Wednesday, March 18, 2009

Post Office and Royal Mail: why Liberal Democrats will oppose government proposals

John Thurso, Liberal Democrat spokesman, has written to us to say that the party in Westminster will oppose the government's proposals to sell off part of Royal Mail. He says: "Our position on the Government's Bill is clear. As drafted the legislation would not secure a sustainable and competitive future either for the Royal Mail or the Post Office network. The Liberal Democrats will therefore be opposing it."

He goes on: "We have judged the Government's Bill against five tests –

1) Does it guarantee the Post Office’s future as a separate, public sector, public service organisation?

2) Does it deliver the substantial investment and plan which the post office network desperately needs to give it a sustainable future?

3) Does it guarantee a full six day a week Universal Service Obligation (USO) throughout the UK?

4) Does it ensure a competitive future for Royal Mail and not leave the company at a disadvantage to its rivals?

5) Does it provide for a fair ownership structure which properly reflects the interests of all stakeholders?

Additionally any proposals must be fair to Royal Mail employees on pay, conditions and pensions.

The Government's Bill fails to meet these tests.

In particular the proposals fail to deliver the investment our post offices need (test 2), fail to deliver on ensuring Royal Mail’s competitive future (test 4) and fail to deliver on the company’s ownership structure (test 5). We will therefore oppose the legislation as it stands.

It is important to be clear that we do recognise the need for reform of Royal Mail and the Post Office. Indeed we have recognised this for a long time. That’s why, three years ago, we developed a comprehensive policy to secure the future of both organisations by:

  • Separating the Post Office network from Royal Mail as an independent publicly owned organisation, with its own board of directors, an investment plan for the future, and significant investment to undertake those plans.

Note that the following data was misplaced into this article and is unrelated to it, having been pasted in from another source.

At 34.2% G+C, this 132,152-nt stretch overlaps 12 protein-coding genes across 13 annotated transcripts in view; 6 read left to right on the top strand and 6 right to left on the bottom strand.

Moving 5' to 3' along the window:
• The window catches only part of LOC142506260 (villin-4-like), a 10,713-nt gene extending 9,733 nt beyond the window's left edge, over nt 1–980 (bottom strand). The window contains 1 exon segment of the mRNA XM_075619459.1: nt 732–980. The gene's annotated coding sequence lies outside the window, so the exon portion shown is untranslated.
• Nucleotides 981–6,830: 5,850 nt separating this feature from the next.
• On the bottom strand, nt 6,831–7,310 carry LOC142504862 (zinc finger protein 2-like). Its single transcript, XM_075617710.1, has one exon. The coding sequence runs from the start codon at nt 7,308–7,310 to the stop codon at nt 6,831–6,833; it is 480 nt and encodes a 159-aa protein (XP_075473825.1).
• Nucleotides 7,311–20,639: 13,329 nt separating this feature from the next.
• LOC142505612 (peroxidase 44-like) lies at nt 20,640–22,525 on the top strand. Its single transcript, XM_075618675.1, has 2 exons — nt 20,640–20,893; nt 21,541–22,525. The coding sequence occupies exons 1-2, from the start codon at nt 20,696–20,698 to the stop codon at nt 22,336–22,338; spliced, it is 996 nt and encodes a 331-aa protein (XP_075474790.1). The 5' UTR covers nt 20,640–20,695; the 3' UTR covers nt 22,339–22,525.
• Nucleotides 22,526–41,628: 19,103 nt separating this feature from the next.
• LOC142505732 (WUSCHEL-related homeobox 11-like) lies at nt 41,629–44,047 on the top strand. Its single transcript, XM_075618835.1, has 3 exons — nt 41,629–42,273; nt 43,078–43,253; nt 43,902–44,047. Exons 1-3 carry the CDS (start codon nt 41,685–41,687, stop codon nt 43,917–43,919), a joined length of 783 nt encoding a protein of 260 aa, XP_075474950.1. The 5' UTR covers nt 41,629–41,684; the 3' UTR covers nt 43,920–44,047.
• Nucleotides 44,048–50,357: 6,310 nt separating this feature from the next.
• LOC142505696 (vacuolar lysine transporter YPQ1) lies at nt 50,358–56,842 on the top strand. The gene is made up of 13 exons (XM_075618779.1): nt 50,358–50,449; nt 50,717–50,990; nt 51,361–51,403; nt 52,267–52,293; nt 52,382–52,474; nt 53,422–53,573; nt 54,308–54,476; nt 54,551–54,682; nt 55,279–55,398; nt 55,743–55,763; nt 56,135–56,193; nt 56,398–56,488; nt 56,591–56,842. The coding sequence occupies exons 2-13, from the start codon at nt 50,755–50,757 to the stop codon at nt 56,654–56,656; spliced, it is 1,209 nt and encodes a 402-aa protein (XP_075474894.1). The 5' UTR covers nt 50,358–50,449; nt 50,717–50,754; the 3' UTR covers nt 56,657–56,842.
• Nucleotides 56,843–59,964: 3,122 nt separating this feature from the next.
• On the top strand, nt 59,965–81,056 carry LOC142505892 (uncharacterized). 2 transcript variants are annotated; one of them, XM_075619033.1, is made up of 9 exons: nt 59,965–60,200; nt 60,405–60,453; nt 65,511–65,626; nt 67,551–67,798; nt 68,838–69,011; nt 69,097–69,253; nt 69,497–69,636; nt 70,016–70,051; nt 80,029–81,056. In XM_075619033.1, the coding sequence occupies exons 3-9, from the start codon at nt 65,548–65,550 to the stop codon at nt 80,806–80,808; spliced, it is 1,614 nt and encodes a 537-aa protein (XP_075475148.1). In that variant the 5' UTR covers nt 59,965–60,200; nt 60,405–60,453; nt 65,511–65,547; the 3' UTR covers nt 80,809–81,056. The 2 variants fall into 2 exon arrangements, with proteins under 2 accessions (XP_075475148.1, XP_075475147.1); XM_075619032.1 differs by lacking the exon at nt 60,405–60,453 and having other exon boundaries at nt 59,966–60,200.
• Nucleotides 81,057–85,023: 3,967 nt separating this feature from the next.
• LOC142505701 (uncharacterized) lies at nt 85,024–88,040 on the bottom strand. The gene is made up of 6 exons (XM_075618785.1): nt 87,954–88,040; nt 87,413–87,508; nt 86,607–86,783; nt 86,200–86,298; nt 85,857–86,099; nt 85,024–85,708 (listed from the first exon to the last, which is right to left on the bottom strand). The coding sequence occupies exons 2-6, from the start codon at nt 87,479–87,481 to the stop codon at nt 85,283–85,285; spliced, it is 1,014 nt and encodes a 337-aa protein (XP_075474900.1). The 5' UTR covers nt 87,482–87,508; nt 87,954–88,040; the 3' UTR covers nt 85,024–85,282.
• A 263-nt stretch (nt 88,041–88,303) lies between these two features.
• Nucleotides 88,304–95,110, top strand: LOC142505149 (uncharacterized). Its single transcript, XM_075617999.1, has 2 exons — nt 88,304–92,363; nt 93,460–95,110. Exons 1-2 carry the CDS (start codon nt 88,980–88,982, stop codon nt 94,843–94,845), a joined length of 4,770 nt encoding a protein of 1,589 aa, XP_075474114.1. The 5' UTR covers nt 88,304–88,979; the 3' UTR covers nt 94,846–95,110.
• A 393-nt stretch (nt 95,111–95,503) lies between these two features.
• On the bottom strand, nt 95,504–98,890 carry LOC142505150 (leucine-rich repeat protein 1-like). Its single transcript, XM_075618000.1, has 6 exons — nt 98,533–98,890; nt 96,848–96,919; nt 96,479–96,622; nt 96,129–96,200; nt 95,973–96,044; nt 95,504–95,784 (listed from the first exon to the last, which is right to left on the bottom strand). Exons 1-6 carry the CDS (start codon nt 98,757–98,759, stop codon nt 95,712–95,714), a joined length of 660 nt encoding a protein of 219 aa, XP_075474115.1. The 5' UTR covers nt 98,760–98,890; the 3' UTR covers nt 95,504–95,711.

• Giving post offices the opportunity to develop new business through the “postbank” concept and a prime role in delivering to citizens on behalf of government.
  • Placing the USO on a statutory basis six days a week throughout the UK.
  • Placing Royal Mail into shared ownership, with a majority of shares divided equally between the Government and a Trust for Royal Mail staff, and a minority of shares available for sale (with all revenue going into the post office investment fund).
  • Giving the regulator the power to place a levy on other operators who do not undertake the USO to pay towards its cost.

This is our vision for the Post Office and the Royal Mail. It was reaffirmed in a motion passed at Harrogate last weekend.

The Government have adopted some elements of our proposals (for example, placing the USO on a statutory basis), but overall their package falls well short of what is required.

As we always do, we will work constructively to improve the Government's Bill during its passage through Parliament. But given the Government's response to date I regretfully think it unlikely that we will be able to make any great progress in this.

So we expect to be voting against the Government's Bill when it comes to the House of Commons."

And, of course, we will join Liberal Democrats across Britain as we continue to highlight the dismal record of both Labour and Conservative governments who have closed thousands of post offices, and promote our plan for a reinvigorated post office network, delivering new services and opening new branches.

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